Kris Kobach Dismisses 'Snowflake Meltdown' Over Fake Gun on Parade Jeep

KS Sec. of State Kris Kobach poses next to controversial parade jeep. Image via Facebook.

Kansas Secretary of State Kris Kobach is doubling down after his souped-up red, white, and blue Jeep topped with a replica machine gun caused a “snowflake meltdown” over the weekend.


Kobach, a Republican running for governor in Kansas, rode the eye-catching Jeep in the Old Shawnee Days parade, named after the Kansas City-suburb:

The candidate tweeted that he “had a blast” at the parade on Saturday:

Some people who were at the parade or saw Kobach’s tweet expressed outrage and shock on social media. The official Twitter account of the Kansas Division of Emergency Management (KDEM) insulted Kobach in a tweet that was quickly deleted. KDEM later claimed that its Twitter account had been hacked.

A local pastor criticized Kobach in a now-deleted Facebook post, saying his six-year-old “worries constantly about school shootings.”

“Why was that necessary, sir? My child didn’t need that today. Don’t care what your position is on second amendment that is completely unnecessary,” complained Pastor Johnny Lewis of Shawnee Community Christian Church in the post.

Lewis also told the Kansas City Star that his concern wasn’t about Kobach’s support for gun rights, but rather about the potential upset he caused to young children who came to watch the parade.

“My greatest concern today was not Kris Kobach’s political position. It was that in a world where our children … live with anxiety about school shootings and do intruder drills regularly that any politician thought it was OK to drive through a crowd of children with an automatic weapon pointed at the crowd,” the pastor said.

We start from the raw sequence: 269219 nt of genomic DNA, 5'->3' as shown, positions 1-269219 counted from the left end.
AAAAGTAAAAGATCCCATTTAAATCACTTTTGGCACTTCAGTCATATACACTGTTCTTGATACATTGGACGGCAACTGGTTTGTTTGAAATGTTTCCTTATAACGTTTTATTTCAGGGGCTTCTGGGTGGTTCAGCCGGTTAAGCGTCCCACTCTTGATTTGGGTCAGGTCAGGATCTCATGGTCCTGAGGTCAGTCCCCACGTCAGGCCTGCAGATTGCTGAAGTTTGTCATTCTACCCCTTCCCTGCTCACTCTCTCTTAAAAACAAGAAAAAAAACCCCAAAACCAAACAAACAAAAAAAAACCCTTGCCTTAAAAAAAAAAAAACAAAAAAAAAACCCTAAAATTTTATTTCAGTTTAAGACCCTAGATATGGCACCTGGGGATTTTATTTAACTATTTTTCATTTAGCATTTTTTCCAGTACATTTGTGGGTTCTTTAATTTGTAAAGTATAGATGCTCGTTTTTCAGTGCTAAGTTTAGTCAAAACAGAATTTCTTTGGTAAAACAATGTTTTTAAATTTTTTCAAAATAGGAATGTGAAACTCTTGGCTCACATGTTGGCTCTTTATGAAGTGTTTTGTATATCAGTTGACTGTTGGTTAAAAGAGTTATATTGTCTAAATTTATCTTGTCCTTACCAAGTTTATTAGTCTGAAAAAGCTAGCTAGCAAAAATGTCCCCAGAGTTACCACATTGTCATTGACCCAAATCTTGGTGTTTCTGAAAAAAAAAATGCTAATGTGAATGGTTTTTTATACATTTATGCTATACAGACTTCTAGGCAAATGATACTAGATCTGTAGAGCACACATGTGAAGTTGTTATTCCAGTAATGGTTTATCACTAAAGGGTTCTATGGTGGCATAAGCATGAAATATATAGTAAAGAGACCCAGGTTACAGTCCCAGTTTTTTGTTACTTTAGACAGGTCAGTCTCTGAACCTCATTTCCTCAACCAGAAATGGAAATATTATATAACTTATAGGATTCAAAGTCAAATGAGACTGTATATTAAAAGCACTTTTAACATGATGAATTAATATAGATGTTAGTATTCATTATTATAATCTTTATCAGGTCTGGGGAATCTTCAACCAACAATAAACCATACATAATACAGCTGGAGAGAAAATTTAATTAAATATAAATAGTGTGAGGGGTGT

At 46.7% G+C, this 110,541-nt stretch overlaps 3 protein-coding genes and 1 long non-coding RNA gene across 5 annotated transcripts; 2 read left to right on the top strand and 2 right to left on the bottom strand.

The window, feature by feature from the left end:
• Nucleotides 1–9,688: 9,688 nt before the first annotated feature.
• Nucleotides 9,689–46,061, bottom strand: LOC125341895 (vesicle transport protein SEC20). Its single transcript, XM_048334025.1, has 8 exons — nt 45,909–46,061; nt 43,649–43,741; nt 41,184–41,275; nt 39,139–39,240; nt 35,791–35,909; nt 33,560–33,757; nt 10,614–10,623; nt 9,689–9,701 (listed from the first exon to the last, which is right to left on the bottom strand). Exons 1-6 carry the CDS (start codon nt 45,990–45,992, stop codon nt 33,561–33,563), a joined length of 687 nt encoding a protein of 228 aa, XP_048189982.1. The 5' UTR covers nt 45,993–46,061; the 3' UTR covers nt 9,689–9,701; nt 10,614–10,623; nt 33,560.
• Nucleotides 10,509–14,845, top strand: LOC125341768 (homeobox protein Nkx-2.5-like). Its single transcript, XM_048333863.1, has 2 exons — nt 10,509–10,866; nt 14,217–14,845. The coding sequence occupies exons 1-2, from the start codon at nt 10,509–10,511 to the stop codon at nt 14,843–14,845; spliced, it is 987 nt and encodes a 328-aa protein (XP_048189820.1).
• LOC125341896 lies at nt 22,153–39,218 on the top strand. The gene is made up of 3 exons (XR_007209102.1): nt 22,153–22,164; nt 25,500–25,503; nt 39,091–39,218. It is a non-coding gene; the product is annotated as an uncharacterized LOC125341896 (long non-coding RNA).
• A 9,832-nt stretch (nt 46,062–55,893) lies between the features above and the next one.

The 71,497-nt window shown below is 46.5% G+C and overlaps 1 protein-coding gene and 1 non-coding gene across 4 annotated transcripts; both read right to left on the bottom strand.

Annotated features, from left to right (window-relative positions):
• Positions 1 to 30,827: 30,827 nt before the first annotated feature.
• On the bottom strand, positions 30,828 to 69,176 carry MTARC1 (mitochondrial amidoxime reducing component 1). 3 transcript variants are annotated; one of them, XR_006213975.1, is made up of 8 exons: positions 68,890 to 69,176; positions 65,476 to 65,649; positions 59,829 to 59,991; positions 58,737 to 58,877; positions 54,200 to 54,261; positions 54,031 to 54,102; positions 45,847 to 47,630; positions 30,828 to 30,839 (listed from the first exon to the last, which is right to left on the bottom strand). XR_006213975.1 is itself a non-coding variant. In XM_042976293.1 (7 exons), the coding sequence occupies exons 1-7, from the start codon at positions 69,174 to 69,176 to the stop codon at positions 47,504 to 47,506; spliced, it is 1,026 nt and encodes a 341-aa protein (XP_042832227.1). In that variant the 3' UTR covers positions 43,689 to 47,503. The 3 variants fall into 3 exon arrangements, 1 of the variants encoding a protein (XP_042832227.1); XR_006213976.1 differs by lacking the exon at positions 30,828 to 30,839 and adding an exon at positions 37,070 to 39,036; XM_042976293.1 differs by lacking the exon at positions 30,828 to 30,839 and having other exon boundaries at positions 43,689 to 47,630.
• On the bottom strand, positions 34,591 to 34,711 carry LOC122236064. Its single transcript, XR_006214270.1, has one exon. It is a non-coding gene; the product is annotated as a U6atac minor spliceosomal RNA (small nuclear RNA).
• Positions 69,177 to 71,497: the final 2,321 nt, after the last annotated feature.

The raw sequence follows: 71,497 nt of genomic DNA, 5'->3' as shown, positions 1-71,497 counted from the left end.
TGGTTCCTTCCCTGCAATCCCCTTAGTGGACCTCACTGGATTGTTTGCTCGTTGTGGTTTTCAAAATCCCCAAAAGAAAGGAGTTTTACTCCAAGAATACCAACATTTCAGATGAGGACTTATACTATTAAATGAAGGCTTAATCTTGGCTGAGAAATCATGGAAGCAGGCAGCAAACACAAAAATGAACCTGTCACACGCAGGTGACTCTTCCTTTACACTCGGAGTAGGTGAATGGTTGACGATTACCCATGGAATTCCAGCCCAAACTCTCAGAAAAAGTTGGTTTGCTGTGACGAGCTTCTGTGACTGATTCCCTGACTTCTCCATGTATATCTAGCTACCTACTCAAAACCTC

The city of Shawnee issued a public apology in a statement “for the concern or frustration involved with the parade entry” and suggested that it may change parade rules.

“Please know that the safety of our residents is always our highest priority and we apologize if this made anyone feel unsafe or unsettled. We will be taking steps in the future to try to ensure something similar does not happen again,” the statement read.

“What happened yesterday was clear that we probably need some set guidelines, so moving forward we have kind of a set of rules to say this is what’s okay, and this is what’s not,” Julie Breithaupt, a communications manager with the City of Shawnee, said.

Despite the backlash, Kobach remained defiant, saying he would not “back down in the face of a snowflake meltdown and outrage culture”:

Kobach has long been a defender of Second Amendment rights. In fact, on the same day students nationwide held walkouts for gun control, he spoke at a pro-gun rights rally in front of the Kansas capitol.

In response to Kobach’s first tweet, the official, verified account of the Kansas Division of Emergency Management, tweeted on Sunday: “Hey Kris, I think you are a bad guy with a gun. Also, maybe worse, you a dumb guy with a gun.”


The message was deleted within about a half-hour and state officials later claimed that the Twitter account had been hacked.

The Adjutant General’s Department, which oversees the Division of Emergency Management, sent out a written statement regarding “the breach.”

“The Adjutant General’s Department has deleted the tweet and has taken the necessary measures to fix the breach,” the statement said.



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